How can I tell people what happened?
It is up to you who you do and don’t tell about what has happened. Some people will want to tell their parents, partner, friends or a professional (like a GP or support worker) and some people won’t. It’s important that you do what is best for you.
It can be hard to know how to talk about this; to know what words to use. You might worry about how people will react, or that it will cause your loved ones pain.
I don’t know how to say the words
If you have never spoken about your experience of rape or sexual abuse before, it may help to practice saying it out loud. Go somewhere by yourself. You could go for a walk, somewhere alone, and tell your story. Or you could use our helpline services to talk things through. When you do tell your family/friend/loved one, try to find somewhere private where you won’t be interrupted.
Some people struggle to say out loud what has happened to them. Some options here are writing a letter, an email, or even leaving the SARSAS website open on your computer/tablet and explaining that you need to talk about the stuff on this website.
What will happen when I tell them?
It can help to think about what you want to come from telling someone. Some of the reasons (but not all) may include:
- Wanting support from friends and loved ones
- Protecting others in the household
- Expressing disappointment, sorrow, or anger about your parents not protecting you
- Needing practical help (e.g. time off work or school for counselling sessions)
- Wanting freedom from the anxiety cause by keeping a secret
- To support intimacy with a partner.
There is no guarantee how someone will react. Responses you might get:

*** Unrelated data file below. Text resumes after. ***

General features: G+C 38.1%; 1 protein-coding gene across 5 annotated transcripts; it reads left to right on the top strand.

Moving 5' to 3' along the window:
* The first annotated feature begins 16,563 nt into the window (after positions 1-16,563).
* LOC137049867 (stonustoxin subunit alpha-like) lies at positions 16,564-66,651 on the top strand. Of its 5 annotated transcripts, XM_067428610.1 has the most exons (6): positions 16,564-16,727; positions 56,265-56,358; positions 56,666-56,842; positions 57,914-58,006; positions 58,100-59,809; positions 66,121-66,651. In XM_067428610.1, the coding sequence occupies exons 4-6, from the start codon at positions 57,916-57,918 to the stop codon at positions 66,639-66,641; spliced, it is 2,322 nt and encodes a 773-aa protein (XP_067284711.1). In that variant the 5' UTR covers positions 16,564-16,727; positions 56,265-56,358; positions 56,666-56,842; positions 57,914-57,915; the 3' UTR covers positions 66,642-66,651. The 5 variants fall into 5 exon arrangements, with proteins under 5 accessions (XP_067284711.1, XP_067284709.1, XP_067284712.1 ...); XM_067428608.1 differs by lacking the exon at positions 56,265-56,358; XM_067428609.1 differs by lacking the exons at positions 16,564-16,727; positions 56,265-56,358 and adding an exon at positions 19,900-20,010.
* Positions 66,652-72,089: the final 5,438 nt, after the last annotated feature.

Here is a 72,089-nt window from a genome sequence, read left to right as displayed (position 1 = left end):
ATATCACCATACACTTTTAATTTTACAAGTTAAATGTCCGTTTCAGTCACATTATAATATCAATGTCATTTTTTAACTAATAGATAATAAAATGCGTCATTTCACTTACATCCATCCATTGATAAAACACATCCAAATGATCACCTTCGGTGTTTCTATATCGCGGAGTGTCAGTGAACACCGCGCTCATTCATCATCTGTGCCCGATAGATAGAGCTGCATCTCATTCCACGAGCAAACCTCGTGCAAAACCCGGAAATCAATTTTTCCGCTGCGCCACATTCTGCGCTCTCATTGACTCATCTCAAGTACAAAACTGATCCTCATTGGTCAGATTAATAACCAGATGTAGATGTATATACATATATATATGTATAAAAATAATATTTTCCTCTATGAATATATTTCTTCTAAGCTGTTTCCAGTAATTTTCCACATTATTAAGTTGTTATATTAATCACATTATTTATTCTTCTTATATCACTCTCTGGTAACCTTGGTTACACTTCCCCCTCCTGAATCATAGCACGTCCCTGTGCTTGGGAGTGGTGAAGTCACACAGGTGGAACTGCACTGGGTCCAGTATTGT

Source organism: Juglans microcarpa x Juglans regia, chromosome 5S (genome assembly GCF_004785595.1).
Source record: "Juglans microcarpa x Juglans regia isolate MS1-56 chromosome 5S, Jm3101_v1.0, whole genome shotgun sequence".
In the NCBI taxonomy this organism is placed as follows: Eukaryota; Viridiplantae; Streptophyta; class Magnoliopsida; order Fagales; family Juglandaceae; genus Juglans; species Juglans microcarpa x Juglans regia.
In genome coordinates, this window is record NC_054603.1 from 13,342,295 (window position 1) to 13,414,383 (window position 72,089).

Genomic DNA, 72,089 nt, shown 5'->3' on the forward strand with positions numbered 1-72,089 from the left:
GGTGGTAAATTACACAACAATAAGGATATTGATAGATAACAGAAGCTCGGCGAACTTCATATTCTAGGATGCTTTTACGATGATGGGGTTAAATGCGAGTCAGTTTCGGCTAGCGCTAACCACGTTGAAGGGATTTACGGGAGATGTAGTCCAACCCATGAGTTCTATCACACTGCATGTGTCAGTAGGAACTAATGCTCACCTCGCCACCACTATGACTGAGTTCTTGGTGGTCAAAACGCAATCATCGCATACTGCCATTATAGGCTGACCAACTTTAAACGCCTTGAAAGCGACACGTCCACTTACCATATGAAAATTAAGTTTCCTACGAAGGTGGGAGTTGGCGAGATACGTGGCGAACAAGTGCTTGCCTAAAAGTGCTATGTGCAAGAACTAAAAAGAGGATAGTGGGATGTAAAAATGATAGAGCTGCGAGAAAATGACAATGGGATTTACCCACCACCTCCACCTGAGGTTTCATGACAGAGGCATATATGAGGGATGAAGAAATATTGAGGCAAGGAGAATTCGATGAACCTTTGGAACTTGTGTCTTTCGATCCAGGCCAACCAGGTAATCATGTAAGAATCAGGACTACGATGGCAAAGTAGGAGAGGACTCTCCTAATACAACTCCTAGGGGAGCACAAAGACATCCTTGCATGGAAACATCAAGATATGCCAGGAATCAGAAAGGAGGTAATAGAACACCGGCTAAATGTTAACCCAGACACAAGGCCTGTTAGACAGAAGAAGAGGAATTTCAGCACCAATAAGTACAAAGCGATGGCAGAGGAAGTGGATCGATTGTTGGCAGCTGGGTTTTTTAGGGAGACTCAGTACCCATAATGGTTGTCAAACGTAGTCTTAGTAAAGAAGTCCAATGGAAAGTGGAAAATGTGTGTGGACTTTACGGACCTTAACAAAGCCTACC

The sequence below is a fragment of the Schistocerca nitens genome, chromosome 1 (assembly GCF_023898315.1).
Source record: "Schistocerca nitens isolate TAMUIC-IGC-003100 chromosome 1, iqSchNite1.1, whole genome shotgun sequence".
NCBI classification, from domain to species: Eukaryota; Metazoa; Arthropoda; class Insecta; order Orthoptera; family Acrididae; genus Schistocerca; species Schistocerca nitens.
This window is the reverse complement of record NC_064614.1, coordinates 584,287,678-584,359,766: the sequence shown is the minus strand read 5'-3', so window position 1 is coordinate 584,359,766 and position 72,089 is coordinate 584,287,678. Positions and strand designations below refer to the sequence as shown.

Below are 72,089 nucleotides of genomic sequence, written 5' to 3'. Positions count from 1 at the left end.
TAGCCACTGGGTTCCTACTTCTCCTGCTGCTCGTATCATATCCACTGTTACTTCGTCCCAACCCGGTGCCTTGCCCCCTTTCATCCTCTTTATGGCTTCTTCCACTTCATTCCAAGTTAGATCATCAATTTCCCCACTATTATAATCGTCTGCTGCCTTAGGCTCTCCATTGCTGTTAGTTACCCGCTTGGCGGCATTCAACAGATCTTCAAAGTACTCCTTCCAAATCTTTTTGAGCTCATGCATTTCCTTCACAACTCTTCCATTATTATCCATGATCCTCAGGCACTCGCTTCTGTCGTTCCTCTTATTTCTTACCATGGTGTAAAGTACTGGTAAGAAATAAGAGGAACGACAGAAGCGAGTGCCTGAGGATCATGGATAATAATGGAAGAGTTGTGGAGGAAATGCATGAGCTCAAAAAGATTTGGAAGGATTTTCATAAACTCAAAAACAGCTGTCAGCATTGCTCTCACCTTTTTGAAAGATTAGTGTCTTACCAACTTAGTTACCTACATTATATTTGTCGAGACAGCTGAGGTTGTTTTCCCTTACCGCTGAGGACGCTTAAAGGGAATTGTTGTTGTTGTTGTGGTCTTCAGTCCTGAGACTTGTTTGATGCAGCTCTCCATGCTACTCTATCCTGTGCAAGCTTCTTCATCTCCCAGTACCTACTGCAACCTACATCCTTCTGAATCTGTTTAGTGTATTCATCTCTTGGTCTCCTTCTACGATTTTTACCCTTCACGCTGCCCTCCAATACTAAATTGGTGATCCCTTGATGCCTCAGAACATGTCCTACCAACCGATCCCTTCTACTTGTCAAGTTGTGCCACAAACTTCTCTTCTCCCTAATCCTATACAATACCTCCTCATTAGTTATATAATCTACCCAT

- Shock and/or denial
- Anger at the person who assaulted you
- Warmth and support
- Encouragement or insistence that you get counselling or report to the police.
They may also have lots of questions, so it may be a good idea to think, in advance, about what you want them to know. You don’t have to share any details that you don’t want to.
It can be hard talking about the trauma you have experienced, so be kind to yourself. Try to plan something soothing and calm to do after you have told someone. Check out our self-care guide for more information.
Our reporting page can also offer information and advice if you are thinking of reporting what has been done to you.
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What next for people with lived experience when the justice process fails?
I usually enjoy my job as a trauma counsellor for SARSAS – it’s a privilege to participate in clients’ recovery journeys. However, I find supporting clients who have had negative experiences while seeking justice some of the saddest journeys, and the ones most likely to invoke my anger at the injustices within this broken system.